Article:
• This is a pretty complete list! Just a couple of nit-picks: Marvel's Captain Marvel was never the subject of "copyright battles," and it was no the copyright they had to keep alive. It was the trademark. MF Enterprises had produced a Captain Marvel comic before Marvel, and sued Marvel over the trademark. Marvel wound up with it, and having that trademark is what forced DC to not use the name on the cover of their Captain Marvel comic when they licensed the original character in the 1970's. Dec 17, 2017 at 21:58

The first character that comes to mind would be Thunderbird from the X-Men. I am not sure he is the first one but he died way before Captain Marvel (1975 for Thunderbird, 1982 for Captain Marvel).

As for DC, Ferro Lad died in 1967

  • On the other hand Thunderbird was only around for a few issues before getting killed. Mar-Vell fits the 'established' part of the question much better (though 'never to return' would presumably disqualify Mar-Vell too as temporary as the returns were, but I guess it was close enough for the asker). Mar 17, 2017 at 1:58
  • @suchiuomizu - While there have been apparent returns of Captain Marvel, he hasn't actually come back form the dead per se (yes, I'm handwaving his return in the X-Necrosha storyline, but that explicitly included the purely temporary return of many characters from the dead); his longest "return" was when he was impersonated by a Skrull who fell deeply enough into the role that he pretty much believe he was Mar-Vell.
    – RDFozz
    Nov 27, 2017 at 19:47

The real answer is Junior Juniper, of Sgt. Fury and the Howling Commandos. He is oft-considered the first major comic book hero to die. Look it up.

  • Junior Juniper was killed in his fourth comic book appearance (one longer than Thunderbird; two if you take into account that X-MEN 94-95 were originally supposed to be published in a single comic, GIANT-SIZE X-MEN 2). Still somewhat questionable as to how "established" he was.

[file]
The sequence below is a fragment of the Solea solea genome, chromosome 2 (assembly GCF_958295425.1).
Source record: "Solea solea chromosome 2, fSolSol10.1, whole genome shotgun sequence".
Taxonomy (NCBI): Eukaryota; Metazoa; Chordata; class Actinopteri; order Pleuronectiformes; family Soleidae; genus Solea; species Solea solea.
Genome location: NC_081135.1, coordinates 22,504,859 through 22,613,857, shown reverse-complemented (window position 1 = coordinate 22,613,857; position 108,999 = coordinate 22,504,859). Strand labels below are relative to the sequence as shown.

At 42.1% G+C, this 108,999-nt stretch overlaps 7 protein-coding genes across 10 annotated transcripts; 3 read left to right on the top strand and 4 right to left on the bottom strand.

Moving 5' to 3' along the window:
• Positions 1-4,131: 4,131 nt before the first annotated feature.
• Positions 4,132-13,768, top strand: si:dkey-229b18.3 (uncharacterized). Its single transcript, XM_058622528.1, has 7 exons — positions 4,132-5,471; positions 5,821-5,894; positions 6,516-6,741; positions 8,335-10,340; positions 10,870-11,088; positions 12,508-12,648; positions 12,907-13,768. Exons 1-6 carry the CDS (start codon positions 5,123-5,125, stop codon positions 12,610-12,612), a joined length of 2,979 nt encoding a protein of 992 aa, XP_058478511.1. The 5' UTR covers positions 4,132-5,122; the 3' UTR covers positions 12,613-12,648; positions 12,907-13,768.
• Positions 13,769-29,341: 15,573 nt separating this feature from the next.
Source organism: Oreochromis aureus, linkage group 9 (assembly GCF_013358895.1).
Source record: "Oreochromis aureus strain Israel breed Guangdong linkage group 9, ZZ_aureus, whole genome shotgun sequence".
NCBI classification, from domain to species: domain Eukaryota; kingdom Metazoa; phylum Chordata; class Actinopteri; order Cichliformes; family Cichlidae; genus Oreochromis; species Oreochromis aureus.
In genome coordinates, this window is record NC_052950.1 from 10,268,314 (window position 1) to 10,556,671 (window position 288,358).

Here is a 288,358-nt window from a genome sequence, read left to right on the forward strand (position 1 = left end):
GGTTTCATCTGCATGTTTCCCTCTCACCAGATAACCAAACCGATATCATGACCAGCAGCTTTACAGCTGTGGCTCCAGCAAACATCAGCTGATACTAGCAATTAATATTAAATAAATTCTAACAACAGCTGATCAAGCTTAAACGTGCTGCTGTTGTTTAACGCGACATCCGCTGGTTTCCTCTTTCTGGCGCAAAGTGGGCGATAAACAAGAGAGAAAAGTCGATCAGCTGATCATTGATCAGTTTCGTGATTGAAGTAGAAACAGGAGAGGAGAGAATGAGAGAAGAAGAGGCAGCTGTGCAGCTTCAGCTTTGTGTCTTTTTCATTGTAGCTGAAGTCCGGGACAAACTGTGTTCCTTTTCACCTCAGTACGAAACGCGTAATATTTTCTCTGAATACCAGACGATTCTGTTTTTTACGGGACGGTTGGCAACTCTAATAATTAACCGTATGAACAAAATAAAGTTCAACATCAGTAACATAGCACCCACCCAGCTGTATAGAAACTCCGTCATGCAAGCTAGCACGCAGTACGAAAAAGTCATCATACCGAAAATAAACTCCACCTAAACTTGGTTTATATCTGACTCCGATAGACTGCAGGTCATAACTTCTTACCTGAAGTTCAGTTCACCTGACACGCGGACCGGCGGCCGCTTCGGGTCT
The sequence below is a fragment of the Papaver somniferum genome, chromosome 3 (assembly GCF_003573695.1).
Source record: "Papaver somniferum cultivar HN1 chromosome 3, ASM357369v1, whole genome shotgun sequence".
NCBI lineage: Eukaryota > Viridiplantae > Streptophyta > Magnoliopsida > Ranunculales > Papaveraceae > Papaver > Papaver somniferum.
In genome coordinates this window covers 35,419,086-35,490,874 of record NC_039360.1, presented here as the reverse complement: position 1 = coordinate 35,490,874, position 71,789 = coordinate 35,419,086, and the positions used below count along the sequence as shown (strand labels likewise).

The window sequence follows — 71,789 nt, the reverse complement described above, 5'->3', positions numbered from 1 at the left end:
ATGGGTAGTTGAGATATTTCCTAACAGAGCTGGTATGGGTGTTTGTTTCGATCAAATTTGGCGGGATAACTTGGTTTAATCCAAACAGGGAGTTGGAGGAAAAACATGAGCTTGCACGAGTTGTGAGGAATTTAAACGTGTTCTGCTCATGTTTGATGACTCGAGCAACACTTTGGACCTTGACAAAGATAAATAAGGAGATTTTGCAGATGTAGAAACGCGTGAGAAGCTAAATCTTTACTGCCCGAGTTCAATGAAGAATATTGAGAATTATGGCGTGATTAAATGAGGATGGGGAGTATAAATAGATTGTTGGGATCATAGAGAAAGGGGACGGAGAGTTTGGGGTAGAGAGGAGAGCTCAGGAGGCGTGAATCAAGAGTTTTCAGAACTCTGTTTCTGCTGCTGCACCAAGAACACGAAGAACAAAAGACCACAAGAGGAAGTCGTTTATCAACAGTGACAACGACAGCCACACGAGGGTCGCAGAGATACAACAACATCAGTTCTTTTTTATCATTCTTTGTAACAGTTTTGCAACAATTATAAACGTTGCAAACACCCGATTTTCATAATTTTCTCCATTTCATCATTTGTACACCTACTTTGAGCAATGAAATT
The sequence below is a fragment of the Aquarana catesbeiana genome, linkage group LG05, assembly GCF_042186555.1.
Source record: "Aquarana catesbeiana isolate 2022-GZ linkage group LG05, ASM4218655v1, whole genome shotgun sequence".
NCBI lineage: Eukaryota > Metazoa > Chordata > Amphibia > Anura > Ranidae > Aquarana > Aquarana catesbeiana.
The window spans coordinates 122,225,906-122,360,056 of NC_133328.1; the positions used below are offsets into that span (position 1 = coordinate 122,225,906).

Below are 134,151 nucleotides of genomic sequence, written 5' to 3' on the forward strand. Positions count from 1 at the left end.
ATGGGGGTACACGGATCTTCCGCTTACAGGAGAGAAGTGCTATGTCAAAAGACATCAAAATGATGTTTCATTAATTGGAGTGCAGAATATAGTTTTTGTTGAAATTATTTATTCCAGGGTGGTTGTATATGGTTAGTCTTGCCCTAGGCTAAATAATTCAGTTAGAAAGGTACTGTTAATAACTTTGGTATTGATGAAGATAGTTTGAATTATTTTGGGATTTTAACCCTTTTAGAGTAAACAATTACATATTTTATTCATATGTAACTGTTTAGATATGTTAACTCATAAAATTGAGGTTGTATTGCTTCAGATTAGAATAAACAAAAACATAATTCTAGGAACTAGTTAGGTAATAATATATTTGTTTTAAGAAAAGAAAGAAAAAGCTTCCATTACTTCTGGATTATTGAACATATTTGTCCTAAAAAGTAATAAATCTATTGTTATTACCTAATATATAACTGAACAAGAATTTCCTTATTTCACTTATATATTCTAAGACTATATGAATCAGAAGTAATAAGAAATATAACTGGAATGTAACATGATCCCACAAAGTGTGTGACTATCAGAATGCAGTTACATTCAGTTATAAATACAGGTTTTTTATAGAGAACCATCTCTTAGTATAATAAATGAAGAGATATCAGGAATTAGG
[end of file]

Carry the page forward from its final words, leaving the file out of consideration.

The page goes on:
– RDFozz
    Nov 27, 2017 at 19:55

Rex Cosmos (February 1935 – October 1936)

…if you assume he's not surviving his "comic book death" in which he is overwhelmed by a rush of water.

Issue #1 of New Fun Comics (later titled More Fun Comics) was published by National Allied Publications, which later became DC Comics (this is usually marked as the first comic book for the modern company).

In this inaugural issue, Rex Cosmos is the star of the story 2023: Super Police, which is about a team of interplanetary police officers who protect planet Earth. While he doesn't have any "superpowers", Rex Cosmos reminds me a lot of Marvel's Star-Lord in both his job and his skills, so I think he counts for the purposes of this question.

In More Fun Comics #14 (his 14th apperance), Rex and his sidekick Axel just survived a fall off a cliff because "The draft of air must have broken our fall and pushed us onto this ledge". They look through the underground area and find a river with a boat. As soon as they get in, a sudden gush of water overwhelms them.